The winner of the football matchup between the Mississippi State Bulldogs and the Auburn Tigers on Saturday will gain an early advantage in the Southeastern Conference Western Division race.
It creates a certain measure of pressure on quarterbacks making their seventh and second starts of their careers.
Signal callers are under the microscope and that's something that Tyler Russell of MSU and Kiehl Frazier of Auburn are finding out at a fast pace.
Russell made his sixth start of his career and first of the season for the Bulldogs in an easy 56-9 victory over Jackson State. He completed 15-of-24 pass attempts for 185 yards with two touchdowns and no interceptions.
MSU head coach Dan Mullen said Russell's performance didn't come without flaws, but then again, he's always hard on quarterbacks.
"I always want my quarterbacks to play better," Mullen said on Wednesday's SEC teleconference. "I don't know if I can pick a game in my career where I can say I'm great with how you played the entire game. I'm always looking for something the quarterbacks to improve from.
"I really liked the way (Russell's) game day demeanor was, not just how it was on the field, but how it was on the sideline. (With) the adjustments we made during the game and how he handled that, I was pleased with."
Russell did win in his first outing of the season, while Frazier failed in that category as the Tigers dropped a 26-19 decision to Clemson in Atlanta.
Frazier completed 11-of-27 pass attempts for 194 yards and a touchdown, but he also threw an interception.
Auburn coach Gene Chizik was glad to see Frazier get the first game under his belt.
"He knows how to prepare and knows what to expect out of game day," Chizik said. "He knows what it's like on a Friday night before the game and getting his mind right so I think there are a lot of first-time things that he's really comfortable with, but overall he did some nice things in the football game and he'll hopefully continue to improve."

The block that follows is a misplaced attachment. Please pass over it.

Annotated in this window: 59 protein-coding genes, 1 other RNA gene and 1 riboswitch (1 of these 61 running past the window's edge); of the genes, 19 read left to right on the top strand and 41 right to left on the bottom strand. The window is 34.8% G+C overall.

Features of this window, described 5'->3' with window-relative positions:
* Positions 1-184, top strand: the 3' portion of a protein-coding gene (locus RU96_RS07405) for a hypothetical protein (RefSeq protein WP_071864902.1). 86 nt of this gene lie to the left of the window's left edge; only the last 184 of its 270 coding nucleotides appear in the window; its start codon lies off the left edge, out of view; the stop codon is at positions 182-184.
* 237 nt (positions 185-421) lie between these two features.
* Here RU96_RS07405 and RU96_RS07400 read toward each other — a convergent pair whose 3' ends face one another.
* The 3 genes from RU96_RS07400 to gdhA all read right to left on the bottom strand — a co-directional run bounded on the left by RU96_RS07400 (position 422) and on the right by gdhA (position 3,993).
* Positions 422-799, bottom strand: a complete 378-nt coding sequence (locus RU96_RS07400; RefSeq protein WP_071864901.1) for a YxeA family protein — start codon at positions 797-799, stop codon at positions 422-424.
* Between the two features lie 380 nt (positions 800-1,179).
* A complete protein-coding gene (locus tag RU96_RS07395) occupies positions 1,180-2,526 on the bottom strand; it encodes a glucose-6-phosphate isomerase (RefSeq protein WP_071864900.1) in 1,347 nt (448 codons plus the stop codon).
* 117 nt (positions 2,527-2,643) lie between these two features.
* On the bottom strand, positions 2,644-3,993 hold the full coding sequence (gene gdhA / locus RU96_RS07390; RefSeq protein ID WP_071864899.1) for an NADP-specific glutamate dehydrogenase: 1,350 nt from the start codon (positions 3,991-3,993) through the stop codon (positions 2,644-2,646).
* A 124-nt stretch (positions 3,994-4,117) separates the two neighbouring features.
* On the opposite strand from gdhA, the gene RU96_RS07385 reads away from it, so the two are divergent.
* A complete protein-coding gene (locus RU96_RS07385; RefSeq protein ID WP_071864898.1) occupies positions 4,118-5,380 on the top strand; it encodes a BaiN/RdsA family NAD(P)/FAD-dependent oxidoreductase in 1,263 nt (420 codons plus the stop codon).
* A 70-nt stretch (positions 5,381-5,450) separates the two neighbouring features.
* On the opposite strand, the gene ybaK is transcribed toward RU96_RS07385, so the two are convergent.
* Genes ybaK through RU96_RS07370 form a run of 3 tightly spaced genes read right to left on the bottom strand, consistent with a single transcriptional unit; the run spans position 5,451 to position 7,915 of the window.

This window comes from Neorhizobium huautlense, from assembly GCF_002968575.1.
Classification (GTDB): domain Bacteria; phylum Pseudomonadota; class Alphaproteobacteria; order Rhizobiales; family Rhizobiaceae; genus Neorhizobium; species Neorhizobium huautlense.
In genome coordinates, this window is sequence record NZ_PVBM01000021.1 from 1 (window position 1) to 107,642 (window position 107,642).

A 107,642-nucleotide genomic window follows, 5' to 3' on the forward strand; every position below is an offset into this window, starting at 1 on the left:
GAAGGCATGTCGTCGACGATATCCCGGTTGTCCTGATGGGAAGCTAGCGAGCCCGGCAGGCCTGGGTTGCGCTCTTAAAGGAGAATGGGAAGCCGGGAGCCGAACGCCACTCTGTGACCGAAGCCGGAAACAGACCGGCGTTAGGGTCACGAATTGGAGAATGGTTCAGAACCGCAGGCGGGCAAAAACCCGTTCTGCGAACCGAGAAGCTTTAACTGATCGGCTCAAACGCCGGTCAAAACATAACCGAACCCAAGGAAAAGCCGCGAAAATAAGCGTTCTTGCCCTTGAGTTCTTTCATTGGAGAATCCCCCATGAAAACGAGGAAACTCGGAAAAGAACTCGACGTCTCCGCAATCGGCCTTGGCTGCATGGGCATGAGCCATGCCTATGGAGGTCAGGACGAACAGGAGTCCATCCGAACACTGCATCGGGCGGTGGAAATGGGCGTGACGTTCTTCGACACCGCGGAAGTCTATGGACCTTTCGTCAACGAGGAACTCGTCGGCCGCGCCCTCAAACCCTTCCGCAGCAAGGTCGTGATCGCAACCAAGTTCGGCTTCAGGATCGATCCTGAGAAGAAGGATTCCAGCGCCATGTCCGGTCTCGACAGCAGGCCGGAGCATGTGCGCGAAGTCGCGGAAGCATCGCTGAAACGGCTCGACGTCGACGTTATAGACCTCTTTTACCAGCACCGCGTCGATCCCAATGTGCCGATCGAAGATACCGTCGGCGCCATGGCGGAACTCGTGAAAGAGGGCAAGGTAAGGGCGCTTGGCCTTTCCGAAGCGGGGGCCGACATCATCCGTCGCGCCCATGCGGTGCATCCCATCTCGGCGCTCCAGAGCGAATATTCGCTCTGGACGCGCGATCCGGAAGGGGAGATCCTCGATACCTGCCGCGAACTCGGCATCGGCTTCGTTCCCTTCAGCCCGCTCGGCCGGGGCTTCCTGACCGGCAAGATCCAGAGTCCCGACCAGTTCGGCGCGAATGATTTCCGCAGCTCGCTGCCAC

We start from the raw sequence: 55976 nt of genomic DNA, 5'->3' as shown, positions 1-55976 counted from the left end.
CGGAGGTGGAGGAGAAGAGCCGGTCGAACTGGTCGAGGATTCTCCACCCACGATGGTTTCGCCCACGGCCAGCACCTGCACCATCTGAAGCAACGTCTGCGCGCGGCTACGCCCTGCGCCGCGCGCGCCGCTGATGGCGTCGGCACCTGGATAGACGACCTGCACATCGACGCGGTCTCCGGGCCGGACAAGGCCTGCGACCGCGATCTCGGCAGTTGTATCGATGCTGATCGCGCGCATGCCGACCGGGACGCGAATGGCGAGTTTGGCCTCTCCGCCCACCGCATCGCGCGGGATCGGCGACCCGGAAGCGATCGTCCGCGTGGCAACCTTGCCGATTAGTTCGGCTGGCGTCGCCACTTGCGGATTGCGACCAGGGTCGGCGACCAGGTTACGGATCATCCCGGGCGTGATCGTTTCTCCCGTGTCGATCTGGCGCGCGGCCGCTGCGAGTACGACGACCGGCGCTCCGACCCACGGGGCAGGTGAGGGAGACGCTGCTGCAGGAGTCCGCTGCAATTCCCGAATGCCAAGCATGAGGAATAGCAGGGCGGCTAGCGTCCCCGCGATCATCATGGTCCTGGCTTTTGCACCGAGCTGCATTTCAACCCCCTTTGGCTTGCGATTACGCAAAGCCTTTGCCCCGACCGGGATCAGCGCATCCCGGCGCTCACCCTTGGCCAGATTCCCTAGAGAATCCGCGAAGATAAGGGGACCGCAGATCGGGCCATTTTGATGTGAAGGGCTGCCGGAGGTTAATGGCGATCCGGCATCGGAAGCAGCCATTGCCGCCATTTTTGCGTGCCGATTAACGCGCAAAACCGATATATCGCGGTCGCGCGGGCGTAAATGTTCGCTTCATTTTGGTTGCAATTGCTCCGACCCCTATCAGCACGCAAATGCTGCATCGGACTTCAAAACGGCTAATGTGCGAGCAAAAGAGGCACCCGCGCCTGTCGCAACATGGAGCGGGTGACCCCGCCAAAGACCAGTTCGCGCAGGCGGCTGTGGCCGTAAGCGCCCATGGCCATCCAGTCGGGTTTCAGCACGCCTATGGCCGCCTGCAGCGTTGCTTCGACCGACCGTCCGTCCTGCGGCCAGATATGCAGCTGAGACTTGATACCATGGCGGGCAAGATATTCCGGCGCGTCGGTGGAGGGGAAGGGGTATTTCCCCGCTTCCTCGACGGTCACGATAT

MSU's sophomore tackles
Mississippi State's sophomore offensive tackles Blaine Clausell, Archie Muniz and Damien Robinson were getting their chance to perform, while the Bulldogs were in the process of blowing out Jackson State.
Mullen was also pleased with the outing put forth by junior tackle Charles Siddoway.
"We've got a young group at the tackle position with a junior college transfer and two sophomores," Mullen said. "They are still developing but are gaining the experience needed to be great SEC players."
Bulldogs catching on
There were eight different Bulldogs who had at least one catch against Jackson State.
Jameon Lewis and Arceto Clark had three catches each to lead the way.
Mullen likes to get multiple receivers involved to keep defensive backfields guessing.
"We have some guys back who are great skilled players," Mullen said. "We try to mix it up and give teams different looks in the secondary, but that's one part I feel very confident with the experience we have."
Clark, Chad Bumphis and Chris Smith are all senior starters out wide.
That group has caught the attention of Chizik.
"They are good receivers and have played a lot," Chizik said. "It's obvious they have a different idea when it comes to throwing the football and how much they want to throw. Obviously, Tyler feels very comfortable in doing that, but even two years ago when we went there, they throwed some with the game on the line."
Old man Richt?
Georgia football coach Mark Richt may be the longest tenured coach in the SEC, but one would think he might still be offended if someone called him an old man.
When Missouri defensive tackle Sheldon Richardson was giving his opinion on Georgia's game against Buffalo, prior to Saturday's meeting between the two teams in Columbia, Mo., he said watching the Bulldogs was "like watching Big Ten football, it's old man football."
Richardson has been withheld from the media since making those comments.
Richt seemed to get a kick out of the situation.
"I'm 50-years-old and to be called an old man, I thought was a compliment actually," Richt said. "I don't know how our guys feel about it, but the bottom line is guys are going to say things, so you can't worry too much about it. You've just got to worry about playing and see who does the best."